Interview: Shannon, Matthew and Tom - Pandemix

..To start with, can you tell us your earliest music memory? What music were you into before Punk, or was it the proverbial ‘Year Zero’ moment? Was there a specific band or song that lead you down the Punk path?
Listening to my mom’s LP of Prince’s ‘Dirty Mind’ is one of my first musical memories. She also got me into Punk via THE CLASH and RAMONES. She still has a kickass record collection, and we talk about music a lot.
..Matthew) I was into the Eagles and Weird Al as a kid, particularly the song ‘Faster Songs’ really resonated with me. Any song that had a little more attitude and grit to it than the rest of the songs really pushed my buttons. So naturally when I saw bands like THE OFFSPRING and GREEN DAY on MTV I was immediately on board, and more than ready to dive further down that path. My earliest memory of wanting to be in a band was definitely listening to Judas Priest’s ‘Painkiller’ and jumping around my friend’s basement playing air guitar, and the two of us talking about making a band.
Grew up on Weird Al and Queen. Constantly. Hearing GREEN DAY and, to a greater degree, THE OFFSPRING really changed everything. ‘Smash’ immediately became my favorite record, and once I figured out there were other bands that sounded like this, it was shoveling driveways and mowing lawns for cash to dump on $3 comps. Earliest memory of wanting to be in a band was my mom suggesting I buy a guitar from a yard sale down the street.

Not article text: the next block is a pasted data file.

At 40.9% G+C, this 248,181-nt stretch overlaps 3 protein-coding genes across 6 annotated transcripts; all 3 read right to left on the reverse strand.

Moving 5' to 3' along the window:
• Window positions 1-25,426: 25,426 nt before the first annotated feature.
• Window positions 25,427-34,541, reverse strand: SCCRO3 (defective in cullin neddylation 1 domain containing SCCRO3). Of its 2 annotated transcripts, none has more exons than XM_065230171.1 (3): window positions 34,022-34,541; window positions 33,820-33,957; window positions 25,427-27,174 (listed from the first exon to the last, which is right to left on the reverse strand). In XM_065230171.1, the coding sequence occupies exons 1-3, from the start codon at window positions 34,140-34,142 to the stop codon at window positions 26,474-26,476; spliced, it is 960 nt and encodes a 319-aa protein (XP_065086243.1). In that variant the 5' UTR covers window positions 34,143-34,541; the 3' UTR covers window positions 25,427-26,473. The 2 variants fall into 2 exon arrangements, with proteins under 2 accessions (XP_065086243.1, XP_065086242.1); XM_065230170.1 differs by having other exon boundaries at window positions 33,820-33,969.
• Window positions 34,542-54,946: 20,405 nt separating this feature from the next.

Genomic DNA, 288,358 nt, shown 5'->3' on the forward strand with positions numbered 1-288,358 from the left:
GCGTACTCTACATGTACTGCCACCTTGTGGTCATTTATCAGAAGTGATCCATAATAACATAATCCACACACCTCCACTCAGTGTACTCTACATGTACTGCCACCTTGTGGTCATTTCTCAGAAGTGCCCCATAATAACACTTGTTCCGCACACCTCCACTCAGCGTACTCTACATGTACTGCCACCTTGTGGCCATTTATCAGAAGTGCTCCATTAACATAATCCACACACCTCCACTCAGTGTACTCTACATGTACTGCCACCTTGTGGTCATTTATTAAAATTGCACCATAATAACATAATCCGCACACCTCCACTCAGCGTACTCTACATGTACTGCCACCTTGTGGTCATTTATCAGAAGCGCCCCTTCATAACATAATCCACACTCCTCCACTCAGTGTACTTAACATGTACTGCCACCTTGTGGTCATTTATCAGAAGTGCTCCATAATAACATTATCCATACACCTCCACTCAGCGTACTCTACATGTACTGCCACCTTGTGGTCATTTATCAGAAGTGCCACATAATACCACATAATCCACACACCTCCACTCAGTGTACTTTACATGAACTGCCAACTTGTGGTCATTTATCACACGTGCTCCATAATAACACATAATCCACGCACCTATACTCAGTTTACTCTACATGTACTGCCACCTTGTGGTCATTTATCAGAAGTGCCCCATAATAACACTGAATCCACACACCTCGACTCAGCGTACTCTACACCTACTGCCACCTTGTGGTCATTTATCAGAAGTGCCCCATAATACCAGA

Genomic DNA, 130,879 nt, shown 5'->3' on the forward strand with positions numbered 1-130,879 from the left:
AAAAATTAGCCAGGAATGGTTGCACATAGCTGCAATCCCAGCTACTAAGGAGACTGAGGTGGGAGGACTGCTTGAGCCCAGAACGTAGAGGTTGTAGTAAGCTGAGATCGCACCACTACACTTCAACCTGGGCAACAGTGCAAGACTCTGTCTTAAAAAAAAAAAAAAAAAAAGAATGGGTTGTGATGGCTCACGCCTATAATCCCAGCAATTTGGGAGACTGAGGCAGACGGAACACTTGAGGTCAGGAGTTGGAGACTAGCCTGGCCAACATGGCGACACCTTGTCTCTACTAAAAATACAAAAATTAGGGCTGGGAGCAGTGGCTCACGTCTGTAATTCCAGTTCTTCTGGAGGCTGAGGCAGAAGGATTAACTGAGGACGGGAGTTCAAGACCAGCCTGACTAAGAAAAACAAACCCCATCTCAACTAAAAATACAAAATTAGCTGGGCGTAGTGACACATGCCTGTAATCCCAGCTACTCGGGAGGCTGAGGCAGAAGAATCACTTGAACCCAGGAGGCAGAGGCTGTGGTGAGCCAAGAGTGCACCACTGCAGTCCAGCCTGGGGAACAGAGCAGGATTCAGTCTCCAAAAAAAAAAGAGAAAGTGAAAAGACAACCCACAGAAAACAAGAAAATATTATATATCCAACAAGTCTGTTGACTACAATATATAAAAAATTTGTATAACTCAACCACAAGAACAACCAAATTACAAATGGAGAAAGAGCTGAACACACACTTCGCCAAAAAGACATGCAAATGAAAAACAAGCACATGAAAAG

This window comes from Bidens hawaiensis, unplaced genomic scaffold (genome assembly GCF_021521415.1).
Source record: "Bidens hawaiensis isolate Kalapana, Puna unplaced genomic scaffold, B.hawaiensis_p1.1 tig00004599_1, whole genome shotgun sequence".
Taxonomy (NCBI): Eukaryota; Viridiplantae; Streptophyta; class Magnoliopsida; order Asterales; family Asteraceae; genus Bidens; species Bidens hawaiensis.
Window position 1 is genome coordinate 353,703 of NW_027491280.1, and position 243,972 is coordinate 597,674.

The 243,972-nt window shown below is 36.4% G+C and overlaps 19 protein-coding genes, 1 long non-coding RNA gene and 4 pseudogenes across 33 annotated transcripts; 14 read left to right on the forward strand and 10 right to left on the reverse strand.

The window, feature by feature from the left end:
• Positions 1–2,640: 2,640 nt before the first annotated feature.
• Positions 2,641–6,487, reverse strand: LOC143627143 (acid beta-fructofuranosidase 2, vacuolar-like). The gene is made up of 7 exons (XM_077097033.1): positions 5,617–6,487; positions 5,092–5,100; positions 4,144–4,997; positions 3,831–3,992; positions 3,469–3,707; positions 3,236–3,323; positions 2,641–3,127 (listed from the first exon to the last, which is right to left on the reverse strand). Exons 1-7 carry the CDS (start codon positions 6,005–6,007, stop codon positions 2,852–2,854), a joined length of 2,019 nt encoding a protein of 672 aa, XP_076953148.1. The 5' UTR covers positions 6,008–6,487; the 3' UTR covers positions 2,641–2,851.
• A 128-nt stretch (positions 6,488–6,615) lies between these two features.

..Can you give us the band’s background?
I met Tom (bass) at a PIST concert in 2007, Ryan (drums) when he played a show at my house in 2009 or ‘10, and Matthew (guitar) at the anarchist co-op house he lived at in 2012. For me, I was asked to join up once ‘Faultless’ and ‘Total Immersion’ were demo’d, and I was very stoked that they emphasized songwriting and melody while retaining aggression.
..Tom) A year or so after we met, Shannon's band, RIPSHIT, and mine, DRAIZE, did a short a tour and a few weekends together. Ryan and I played in a short lived band together called UNPERSON.  

..What were you hoping to achieve with PANDEMIX that your previous bands didn’t?
I think a lot of our influences come from this classic era of Punk and Hardcore, ‘77-’85 or so, but hope that we are able to use those tools to make something a little different. My goal is to be the kind of band I would want to see or listen to records by; unrelenting and unhinged live, while striking a balance between our rougher edges and catchy sensibilities, between thoughtfulness and immediacy. The goal is for seeing us, or listening to our records, to be a total experience. It’s a lofty goal, but it’s a good idea to set goals you can’t achieve. Taking the larger view, my goal is for us to make records for a long time.